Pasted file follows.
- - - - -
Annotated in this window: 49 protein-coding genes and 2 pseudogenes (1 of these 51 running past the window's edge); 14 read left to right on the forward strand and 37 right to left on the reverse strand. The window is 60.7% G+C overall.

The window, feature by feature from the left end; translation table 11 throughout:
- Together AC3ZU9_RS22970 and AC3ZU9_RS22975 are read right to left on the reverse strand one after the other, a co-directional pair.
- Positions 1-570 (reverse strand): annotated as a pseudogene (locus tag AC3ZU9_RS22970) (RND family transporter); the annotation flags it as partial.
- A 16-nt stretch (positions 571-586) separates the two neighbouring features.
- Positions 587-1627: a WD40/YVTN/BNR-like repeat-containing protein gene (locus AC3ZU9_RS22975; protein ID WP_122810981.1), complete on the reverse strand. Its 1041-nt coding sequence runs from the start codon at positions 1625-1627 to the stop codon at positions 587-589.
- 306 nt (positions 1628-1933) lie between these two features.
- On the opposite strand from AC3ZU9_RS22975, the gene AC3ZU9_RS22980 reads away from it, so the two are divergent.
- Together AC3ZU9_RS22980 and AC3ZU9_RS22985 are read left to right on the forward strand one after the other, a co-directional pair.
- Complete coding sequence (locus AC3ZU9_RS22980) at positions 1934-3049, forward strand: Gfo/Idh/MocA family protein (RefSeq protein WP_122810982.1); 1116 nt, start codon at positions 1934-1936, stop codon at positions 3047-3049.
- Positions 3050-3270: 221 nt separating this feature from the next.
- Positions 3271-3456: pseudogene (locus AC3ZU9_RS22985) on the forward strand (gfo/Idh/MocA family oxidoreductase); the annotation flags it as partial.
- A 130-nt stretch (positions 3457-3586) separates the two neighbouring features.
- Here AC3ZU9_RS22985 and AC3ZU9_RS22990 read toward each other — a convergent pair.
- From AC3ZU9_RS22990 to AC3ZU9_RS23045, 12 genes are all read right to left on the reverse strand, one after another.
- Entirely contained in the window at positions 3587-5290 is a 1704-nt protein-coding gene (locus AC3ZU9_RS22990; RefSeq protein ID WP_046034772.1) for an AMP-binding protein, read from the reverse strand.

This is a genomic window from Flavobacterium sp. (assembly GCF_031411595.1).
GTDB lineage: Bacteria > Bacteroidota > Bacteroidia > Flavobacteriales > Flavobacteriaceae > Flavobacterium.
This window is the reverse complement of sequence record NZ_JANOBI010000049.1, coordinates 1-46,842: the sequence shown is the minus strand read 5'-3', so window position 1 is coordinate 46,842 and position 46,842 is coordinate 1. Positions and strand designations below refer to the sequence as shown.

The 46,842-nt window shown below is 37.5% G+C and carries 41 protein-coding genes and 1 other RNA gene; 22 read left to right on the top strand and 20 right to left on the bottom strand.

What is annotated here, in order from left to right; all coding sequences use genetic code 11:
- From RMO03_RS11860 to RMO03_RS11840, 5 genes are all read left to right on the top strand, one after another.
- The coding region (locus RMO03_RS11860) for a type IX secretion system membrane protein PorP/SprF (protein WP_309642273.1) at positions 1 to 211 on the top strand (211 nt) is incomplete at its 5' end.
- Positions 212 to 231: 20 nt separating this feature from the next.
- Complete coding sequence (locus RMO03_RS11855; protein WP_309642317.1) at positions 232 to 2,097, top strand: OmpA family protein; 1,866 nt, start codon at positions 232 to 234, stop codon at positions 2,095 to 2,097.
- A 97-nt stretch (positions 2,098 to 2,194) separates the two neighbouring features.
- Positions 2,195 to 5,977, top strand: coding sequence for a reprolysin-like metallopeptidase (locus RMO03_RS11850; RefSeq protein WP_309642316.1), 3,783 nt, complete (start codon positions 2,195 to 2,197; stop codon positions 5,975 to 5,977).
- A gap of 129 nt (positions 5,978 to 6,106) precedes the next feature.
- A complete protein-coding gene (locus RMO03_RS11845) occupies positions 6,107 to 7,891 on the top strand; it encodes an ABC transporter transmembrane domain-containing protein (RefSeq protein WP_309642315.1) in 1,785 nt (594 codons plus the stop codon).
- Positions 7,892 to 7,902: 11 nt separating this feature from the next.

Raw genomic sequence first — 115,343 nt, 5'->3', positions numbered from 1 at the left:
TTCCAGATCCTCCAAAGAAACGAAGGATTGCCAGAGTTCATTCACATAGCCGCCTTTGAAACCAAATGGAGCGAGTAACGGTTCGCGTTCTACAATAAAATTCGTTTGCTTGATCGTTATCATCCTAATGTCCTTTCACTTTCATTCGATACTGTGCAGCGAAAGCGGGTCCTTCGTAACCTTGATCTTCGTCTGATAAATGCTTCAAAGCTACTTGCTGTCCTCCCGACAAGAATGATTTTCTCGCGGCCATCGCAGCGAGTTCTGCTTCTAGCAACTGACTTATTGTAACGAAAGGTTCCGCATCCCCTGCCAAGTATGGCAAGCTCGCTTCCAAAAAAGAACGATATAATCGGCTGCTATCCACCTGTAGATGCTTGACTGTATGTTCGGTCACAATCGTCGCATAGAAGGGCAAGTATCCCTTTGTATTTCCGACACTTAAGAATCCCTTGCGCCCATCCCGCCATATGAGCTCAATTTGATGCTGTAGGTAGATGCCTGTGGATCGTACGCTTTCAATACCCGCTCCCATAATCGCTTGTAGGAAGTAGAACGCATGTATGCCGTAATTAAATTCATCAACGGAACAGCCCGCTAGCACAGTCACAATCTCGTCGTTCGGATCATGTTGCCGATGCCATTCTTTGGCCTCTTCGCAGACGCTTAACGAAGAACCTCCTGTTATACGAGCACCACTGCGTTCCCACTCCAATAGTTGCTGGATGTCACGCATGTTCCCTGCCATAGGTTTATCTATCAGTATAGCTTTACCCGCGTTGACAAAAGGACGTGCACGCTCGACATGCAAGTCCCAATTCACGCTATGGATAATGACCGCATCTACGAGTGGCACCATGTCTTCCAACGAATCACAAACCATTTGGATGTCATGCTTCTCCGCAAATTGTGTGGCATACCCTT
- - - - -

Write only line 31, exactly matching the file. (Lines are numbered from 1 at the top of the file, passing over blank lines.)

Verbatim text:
Raw genomic sequence first — 115,343 nt, 5'->3', positions numbered from 1 at the left: